Gransbo K.,Skane University Hospital | Melander O.,Skane University Hospital | Wallentin L.,Uppsala University | Lindback J.,Uppsala University | And 3 more authors.
Journal of the American College of Cardiology

Objectives: The purpose of this study was to determine whether statin treatment is effective and safe in very elderly (80 years and older) acute myocardial infarction (AMI) patients. Background: Elderly individuals constitute an increasing percentage of patients admitted to hospitals for AMI. Despite that these patients have a higher mortality risk, the application of evidence-based medicine remains much lower than for younger patients. Methods: We included all patients 80 years and older who were admitted with the diagnosis of AMI in the Register of Information and Knowledge About Swedish Heart Intensive Care Admissions between 1999 and 2003 (n = 21,410). Of these, complete covariate and follow-up data were available for 14,907 patients (study population A). To limit the bias related comorbidity on statin therapy, we also performed analyses excluding patients who died within 14 days of the acute event (study population B) and all patients who died within 365 days (study population C). A propensity score was used to adjust for initial differences between treatment groups. Results: All-cause mortality was significantly lower in patients receiving statin treatment at discharge in study population A (relative risk: 0.55, 95% confidence interval: 0.51 to 0.59), in study population B (relative risk: 0.65; 95% confidence interval: 0.60 to 0.71), and in study population C (relative risk: 0.66; 95% confidence interval: 0.59 to 0.76). Similar observations were made for cardiovascular mortality as well as for AMI mortality. There was no increase in cancer mortality in statin-treated patients. Conclusions: Statin treatment is associated with lower cardiovascular mortality in very elderly post-infarction patients without increasing the risk of the development of cancer. © 2010 American College of Cardiology Foundation. Source

Ellin F.,Kalmar County Hospital | Ellin F.,Lund University | Landstrom J.,Lund University | Jerkeman M.,Skane University Hospital | Relander T.,Skane University Hospital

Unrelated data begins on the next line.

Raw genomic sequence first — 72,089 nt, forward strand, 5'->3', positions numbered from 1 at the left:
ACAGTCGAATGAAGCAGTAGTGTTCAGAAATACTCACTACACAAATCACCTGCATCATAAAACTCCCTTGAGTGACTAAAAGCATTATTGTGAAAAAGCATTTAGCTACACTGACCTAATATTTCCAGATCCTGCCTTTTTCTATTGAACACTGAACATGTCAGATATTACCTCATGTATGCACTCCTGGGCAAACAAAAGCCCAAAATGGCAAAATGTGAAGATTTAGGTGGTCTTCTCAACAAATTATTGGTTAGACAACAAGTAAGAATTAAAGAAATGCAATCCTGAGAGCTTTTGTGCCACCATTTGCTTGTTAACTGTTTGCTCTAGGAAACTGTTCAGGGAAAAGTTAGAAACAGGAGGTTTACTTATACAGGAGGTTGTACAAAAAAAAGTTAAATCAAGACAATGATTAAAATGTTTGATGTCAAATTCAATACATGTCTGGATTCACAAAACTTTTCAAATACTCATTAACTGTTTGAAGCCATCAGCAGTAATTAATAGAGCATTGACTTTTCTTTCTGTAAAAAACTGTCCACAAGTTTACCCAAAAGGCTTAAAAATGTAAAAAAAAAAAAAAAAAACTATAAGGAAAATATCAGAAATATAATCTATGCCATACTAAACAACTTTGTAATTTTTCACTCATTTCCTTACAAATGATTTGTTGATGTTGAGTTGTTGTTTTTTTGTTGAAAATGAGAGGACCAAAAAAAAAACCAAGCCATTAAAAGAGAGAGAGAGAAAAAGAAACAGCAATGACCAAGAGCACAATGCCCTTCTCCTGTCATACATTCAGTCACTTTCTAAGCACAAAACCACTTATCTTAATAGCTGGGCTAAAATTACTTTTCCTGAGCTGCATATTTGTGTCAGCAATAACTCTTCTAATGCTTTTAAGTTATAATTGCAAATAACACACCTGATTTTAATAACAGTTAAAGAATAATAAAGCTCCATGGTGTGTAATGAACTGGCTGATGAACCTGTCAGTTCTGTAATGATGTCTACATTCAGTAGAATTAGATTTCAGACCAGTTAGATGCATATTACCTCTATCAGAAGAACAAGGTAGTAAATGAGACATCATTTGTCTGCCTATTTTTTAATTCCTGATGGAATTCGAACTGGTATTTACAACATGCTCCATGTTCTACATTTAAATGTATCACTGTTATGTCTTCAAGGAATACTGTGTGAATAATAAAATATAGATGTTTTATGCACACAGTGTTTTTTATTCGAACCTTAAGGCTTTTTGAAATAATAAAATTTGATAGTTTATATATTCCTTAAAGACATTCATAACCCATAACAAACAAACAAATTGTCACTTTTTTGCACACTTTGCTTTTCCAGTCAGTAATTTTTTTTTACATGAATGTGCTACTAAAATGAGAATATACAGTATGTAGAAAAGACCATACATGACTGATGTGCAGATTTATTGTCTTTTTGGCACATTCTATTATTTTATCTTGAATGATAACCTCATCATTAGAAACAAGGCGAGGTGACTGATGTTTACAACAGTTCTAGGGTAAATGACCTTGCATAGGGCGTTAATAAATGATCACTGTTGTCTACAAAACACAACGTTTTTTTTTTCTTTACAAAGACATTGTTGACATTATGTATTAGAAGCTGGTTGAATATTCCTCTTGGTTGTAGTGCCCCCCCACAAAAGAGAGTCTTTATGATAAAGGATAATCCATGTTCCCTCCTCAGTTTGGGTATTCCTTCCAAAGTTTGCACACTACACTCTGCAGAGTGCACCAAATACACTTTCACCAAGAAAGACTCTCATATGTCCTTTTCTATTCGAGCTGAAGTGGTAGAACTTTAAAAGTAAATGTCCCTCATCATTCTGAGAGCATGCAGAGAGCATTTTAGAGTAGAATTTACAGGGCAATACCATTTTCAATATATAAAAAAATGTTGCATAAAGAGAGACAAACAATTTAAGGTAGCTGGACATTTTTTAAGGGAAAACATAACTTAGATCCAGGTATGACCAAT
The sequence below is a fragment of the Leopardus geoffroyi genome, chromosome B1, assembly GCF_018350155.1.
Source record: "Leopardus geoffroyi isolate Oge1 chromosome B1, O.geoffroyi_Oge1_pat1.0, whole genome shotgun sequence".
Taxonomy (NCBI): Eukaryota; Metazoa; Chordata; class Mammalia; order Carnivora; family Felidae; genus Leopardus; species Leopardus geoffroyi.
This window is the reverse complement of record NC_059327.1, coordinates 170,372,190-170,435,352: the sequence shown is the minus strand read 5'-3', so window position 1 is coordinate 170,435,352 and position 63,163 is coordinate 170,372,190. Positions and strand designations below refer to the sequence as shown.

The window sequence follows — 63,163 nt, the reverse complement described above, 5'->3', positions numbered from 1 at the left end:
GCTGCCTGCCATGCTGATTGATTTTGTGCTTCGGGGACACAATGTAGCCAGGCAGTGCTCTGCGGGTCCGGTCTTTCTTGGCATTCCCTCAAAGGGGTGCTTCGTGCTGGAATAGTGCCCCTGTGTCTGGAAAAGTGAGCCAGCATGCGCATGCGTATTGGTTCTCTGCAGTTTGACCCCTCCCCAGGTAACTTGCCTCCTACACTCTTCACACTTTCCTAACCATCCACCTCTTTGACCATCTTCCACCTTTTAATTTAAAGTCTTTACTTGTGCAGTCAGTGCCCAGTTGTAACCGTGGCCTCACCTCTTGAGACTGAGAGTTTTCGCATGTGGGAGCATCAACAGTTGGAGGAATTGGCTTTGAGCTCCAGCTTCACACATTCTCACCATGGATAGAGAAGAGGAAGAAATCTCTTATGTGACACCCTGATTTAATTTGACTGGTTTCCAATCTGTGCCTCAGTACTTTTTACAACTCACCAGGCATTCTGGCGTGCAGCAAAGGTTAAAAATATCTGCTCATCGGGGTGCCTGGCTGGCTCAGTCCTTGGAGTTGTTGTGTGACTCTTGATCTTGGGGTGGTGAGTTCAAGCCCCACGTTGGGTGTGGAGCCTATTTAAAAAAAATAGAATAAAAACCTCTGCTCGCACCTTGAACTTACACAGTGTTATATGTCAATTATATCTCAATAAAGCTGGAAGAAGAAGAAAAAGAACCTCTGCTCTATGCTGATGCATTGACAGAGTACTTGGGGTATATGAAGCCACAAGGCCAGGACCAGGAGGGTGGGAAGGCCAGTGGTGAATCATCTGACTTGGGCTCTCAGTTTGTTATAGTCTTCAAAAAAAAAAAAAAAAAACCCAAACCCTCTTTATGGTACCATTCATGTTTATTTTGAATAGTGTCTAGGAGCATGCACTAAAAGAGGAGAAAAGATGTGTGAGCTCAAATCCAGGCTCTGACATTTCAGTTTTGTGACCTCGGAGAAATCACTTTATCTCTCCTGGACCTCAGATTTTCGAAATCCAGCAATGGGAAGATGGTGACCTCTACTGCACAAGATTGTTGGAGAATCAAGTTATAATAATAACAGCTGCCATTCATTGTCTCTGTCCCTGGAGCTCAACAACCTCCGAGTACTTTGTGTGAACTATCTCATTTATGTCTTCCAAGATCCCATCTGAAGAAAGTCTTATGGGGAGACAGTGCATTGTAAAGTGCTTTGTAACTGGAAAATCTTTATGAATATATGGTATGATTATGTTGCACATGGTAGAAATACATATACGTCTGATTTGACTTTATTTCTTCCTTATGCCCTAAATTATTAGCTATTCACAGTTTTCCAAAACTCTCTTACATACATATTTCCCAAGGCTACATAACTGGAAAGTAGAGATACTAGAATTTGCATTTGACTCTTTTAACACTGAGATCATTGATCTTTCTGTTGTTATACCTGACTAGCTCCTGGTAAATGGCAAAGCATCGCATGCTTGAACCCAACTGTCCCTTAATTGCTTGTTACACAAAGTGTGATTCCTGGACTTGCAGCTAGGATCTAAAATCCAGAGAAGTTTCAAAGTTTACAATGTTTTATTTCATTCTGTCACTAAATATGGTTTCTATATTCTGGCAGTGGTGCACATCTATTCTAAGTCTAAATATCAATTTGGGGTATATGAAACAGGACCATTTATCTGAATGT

Peripheral T-cell lymphomas (PTCLs) are rare lymphomas with mostly poor outcome with current treatment. The addition of etoposide to cyclophosphamide, doxorubicin, vincristine, and prednisone (CHOP) and upfront consolidation with autologous stem cell transplantation (auto-SCT) have shown promising results but have never been tested in randomized trials. As a complement to retrospective analyses of clinical trials, we aimed at analyzing prognostic factors and outcome in an unselected, population-based cohort. Through the Swedish Lymphoma Registry, we identified 755 PTCL patients diagnosed during a 10-year period. In addition to International Prognostic Index factors, male gender was associated with an adverse overall survival (OS) (hazard ratio [HR], 1.28; P = .011) and progression-free survival (PFS) (HR, 1.26; P = .014). In an intention-to-treat analysis in 252 nodal PTCL and enteropathy-associated T-cell lymphoma patients (excluding anaplastic lymphoma kinase-positive anaplastic large cell lymphoma), upfront auto-SCT was associated with a superior OS (HR, 0.58; P = .004) and PFS (HR, 0.56; P = .002) compared with patients treated without auto-SCT. The addition of etoposide to CHOP resulted in superior PFS in patients ≤60 years (HR, 0.49; P = .008). This study is the largest population-based PTCL cohort reported so far and provides important information on outcome in PTCL outside the setting of clinical trials. © 2014 by The American Society of Hematology. Source